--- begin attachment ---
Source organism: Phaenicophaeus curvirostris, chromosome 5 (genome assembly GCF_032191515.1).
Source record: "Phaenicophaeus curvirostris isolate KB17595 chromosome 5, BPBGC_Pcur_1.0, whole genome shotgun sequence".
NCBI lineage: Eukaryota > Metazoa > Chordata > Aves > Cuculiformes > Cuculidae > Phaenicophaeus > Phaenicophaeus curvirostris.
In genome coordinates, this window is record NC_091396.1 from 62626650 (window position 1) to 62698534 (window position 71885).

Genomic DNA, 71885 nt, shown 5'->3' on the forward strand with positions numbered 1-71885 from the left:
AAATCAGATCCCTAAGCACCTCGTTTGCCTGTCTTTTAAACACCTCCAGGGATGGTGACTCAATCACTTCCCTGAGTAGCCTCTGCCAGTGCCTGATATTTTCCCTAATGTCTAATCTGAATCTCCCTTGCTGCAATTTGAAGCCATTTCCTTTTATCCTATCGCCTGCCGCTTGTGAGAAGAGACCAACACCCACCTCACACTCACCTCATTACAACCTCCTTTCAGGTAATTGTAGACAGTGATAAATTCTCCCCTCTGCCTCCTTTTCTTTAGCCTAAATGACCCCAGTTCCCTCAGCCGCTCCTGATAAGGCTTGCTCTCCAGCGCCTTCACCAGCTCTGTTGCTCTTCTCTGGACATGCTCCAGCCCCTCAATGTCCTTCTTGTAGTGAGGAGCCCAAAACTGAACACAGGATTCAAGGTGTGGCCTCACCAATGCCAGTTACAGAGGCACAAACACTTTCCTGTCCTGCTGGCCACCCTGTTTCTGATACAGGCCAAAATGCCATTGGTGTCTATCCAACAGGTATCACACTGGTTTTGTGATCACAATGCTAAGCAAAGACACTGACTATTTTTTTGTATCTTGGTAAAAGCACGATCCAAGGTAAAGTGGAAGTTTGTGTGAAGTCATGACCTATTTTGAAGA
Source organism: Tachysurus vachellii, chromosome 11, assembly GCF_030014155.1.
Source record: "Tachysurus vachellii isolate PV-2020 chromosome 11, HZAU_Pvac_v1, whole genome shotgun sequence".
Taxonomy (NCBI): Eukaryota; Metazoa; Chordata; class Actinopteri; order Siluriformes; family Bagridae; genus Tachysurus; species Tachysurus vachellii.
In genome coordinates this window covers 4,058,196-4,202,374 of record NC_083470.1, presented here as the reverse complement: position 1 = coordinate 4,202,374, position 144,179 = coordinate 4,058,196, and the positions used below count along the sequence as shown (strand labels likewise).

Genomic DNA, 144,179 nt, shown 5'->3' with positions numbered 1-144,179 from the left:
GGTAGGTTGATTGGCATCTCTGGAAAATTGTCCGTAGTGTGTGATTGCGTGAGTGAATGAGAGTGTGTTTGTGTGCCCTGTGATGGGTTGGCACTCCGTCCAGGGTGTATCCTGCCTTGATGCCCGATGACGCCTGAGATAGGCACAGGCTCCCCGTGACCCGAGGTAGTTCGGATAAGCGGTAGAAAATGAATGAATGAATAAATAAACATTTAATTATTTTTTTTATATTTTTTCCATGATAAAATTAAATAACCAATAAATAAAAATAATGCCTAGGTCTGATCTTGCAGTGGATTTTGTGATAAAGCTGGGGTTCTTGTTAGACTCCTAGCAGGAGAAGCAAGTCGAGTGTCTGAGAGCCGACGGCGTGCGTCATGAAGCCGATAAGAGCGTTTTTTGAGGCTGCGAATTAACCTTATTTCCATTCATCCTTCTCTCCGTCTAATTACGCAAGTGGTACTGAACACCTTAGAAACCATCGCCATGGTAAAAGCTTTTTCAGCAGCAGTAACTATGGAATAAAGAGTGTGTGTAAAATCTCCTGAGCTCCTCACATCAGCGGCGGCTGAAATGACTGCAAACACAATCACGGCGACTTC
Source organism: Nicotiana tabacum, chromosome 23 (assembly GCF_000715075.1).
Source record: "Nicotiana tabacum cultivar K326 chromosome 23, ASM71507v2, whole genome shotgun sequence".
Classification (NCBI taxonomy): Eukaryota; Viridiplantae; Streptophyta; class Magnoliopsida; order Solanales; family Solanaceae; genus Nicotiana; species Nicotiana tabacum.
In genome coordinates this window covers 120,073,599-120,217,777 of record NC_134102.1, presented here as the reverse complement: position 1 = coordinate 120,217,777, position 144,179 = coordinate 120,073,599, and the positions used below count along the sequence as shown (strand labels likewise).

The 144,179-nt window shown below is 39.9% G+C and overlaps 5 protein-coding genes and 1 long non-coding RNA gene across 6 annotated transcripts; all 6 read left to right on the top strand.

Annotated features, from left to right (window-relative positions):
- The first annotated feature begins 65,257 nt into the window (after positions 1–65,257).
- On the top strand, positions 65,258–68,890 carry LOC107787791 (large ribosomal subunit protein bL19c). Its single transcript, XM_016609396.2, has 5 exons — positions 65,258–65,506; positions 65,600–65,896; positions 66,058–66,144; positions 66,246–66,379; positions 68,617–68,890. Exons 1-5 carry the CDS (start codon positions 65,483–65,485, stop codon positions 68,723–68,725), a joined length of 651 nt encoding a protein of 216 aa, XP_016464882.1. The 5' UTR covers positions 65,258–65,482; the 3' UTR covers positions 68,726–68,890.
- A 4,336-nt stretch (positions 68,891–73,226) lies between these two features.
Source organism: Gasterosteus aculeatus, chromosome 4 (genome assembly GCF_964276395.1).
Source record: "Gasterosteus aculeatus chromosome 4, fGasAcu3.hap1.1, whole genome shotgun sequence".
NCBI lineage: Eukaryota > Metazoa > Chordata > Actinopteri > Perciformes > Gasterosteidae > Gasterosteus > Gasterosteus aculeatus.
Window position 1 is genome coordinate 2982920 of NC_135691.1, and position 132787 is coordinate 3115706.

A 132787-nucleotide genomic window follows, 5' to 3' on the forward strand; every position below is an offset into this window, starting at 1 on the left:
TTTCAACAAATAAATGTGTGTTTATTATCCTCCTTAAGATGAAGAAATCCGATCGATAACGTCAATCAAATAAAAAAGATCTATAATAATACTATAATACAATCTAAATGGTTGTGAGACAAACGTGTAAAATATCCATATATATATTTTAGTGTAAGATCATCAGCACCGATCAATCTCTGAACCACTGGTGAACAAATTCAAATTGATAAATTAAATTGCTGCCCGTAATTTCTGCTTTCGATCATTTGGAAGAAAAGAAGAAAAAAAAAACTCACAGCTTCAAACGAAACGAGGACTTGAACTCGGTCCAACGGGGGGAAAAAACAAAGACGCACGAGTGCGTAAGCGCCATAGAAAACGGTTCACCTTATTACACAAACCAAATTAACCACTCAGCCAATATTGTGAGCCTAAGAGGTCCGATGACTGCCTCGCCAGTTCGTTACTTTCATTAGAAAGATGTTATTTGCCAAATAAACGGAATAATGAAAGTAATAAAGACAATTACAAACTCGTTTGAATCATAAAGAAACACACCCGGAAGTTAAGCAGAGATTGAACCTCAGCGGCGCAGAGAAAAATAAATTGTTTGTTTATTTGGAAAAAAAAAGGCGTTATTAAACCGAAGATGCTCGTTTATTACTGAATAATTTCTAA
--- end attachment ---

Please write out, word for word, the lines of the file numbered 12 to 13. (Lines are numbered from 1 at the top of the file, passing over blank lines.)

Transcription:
GGTAGGTTGATTGGCATCTCTGGAAAATTGTCCGTAGTGTGTGATTGCGTGAGTGAATGAGAGTGTGTTTGTGTGCCCTGTGATGGGTTGGCACTCCGTCCAGGGTGTATCCTGCCTTGATGCCCGATGACGCCTGAGATAGGCACAGGCTCCCCGTGACCCGAGGTAGTTCGGATAAGCGGTAGAAAATGAATGAATGAATAAATAAACATTTAATTATTTTTTTTATATTTTTTCCATGATAAAATTAAATAACCAATAAATAAAAATAATGCCTAGGTCTGATCTTGCAGTGGATTTTGTGATAAAGCTGGGGTTCTTGTTAGACTCCTAGCAGGAGAAGCAAGTCGAGTGTCTGAGAGCCGACGGCGTGCGTCATGAAGCCGATAAGAGCGTTTTTTGAGGCTGCGAATTAACCTTATTTCCATTCATCCTTCTCTCCGTCTAATTACGCAAGTGGTACTGAACACCTTAGAAACCATCGCCATGGTAAAAGCTTTTTCAGCAGCAGTAACTATGGAATAAAGAGTGTGTGTAAAATCTCCTGAGCTCCTCACATCAGCGGCGGCTGAAATGACTGCAAACACAATCACGGCGACTTC
Source organism: Nicotiana tabacum, chromosome 23 (assembly GCF_000715075.1).